Things to know about power measurements on a test bench

We have been dealing with this topic for more than 25 years now. One thing is clear from the outset: A tuning or engine repair store that deals with the tuning of motorcycle engines must have a performance test bench as basic equipment. How else are performance-enhancing measures to be developed and results to be verified? Power and torque figures should be measured and provable data, not optimistic estimates.
The starting point is the engine power of the production motorcycle and this is where the misjudgement begins. On the one hand, the manufacturers' performance specifications are often not achieved, and on the other hand, different test rigs often measure different performances. And what power is specified at all? The rear wheel power, the clutch power or the crankshaft power? A lot of room for uncertainty.
As a rule, roller dynamometers are used to determine the rear wheel power. By rolling out the motorcycle, the power and torque measurement is followed by the drag power, which is then added to the rear wheel power to give the clutch power. The engine power can only be measured directly at the crankshaft, which can also only be determined on a pure engine test bench. For this purpose, a disassembled engine is adapted and measured on the same. A procedure that is usually only used by manufacturers. In a BMW boxer engine, the clutch sits directly on the crankshaft; in four-cylinder engines, at most, the primary drive is still interposed. The loss is not high and is assigned a factor of 2%.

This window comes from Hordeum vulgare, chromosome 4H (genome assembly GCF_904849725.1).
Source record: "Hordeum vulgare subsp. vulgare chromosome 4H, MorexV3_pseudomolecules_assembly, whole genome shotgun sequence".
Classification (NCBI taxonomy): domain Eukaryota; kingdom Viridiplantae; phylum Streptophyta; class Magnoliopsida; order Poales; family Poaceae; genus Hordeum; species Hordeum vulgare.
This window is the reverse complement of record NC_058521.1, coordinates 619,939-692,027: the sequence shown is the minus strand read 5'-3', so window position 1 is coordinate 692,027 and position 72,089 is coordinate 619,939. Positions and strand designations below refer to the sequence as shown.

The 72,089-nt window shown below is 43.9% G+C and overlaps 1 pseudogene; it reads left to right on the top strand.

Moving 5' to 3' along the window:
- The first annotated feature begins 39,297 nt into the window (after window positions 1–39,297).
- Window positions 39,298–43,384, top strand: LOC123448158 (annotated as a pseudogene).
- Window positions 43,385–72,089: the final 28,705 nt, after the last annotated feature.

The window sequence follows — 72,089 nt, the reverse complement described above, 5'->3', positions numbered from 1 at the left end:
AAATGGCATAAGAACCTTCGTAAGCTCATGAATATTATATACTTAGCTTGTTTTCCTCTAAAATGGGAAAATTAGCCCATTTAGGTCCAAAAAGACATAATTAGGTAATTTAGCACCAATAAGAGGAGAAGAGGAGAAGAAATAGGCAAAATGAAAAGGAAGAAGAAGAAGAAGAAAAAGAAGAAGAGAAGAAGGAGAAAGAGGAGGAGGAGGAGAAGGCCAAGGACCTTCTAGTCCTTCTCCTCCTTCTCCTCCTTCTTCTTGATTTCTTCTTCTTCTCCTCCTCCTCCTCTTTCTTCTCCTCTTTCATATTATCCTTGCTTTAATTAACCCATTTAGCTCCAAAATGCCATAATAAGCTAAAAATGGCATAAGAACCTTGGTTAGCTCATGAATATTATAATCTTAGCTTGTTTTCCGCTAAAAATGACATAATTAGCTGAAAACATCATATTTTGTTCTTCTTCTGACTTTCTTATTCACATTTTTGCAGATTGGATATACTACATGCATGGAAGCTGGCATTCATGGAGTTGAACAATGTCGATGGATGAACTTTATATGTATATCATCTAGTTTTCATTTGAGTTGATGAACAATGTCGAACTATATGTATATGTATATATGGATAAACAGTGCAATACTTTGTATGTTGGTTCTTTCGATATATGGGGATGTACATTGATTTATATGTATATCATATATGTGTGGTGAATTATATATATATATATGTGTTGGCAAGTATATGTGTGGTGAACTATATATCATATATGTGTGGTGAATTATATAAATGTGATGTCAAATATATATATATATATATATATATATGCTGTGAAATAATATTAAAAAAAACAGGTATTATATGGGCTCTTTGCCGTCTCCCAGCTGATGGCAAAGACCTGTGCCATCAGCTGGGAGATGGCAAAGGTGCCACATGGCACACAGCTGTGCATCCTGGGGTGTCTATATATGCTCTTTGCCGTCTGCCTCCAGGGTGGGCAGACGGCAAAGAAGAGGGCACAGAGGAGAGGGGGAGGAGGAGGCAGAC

We have illustrated here measurements of BMW 2-valve boxer engines in series production condition. It is not so easy to find original vehicles in a condition that is suitable for a reference data determination. But in general we can say: All R80 models have a clutch power of about 45 hp and all R100 models about 53 hp. If you now add the 2% to the crankshaft, BMW is close to its factory specifications.

However, this does not apply to the old Twinshock models. Especially the R90S, R100S, R100T, R100CS, etc., which were all specified with power between 65hp and 72hp, do not reach more than the normal R100, so also only about 55hp at the clutch.
As a rule, it is normal for the performance measured on our dyno to be lower than the manufacturer's specification. This is also the case with today's vehicles and was no different almost 30 years ago when we bought our first dynamometer. We have always used the same manufacturer and it may be that other dynos show higher values. For us, the pure numerical value is not decisive, it is more about the comparison of the measurements with each other. Only in this way can the effectiveness of our measures be reliably recognised and proven.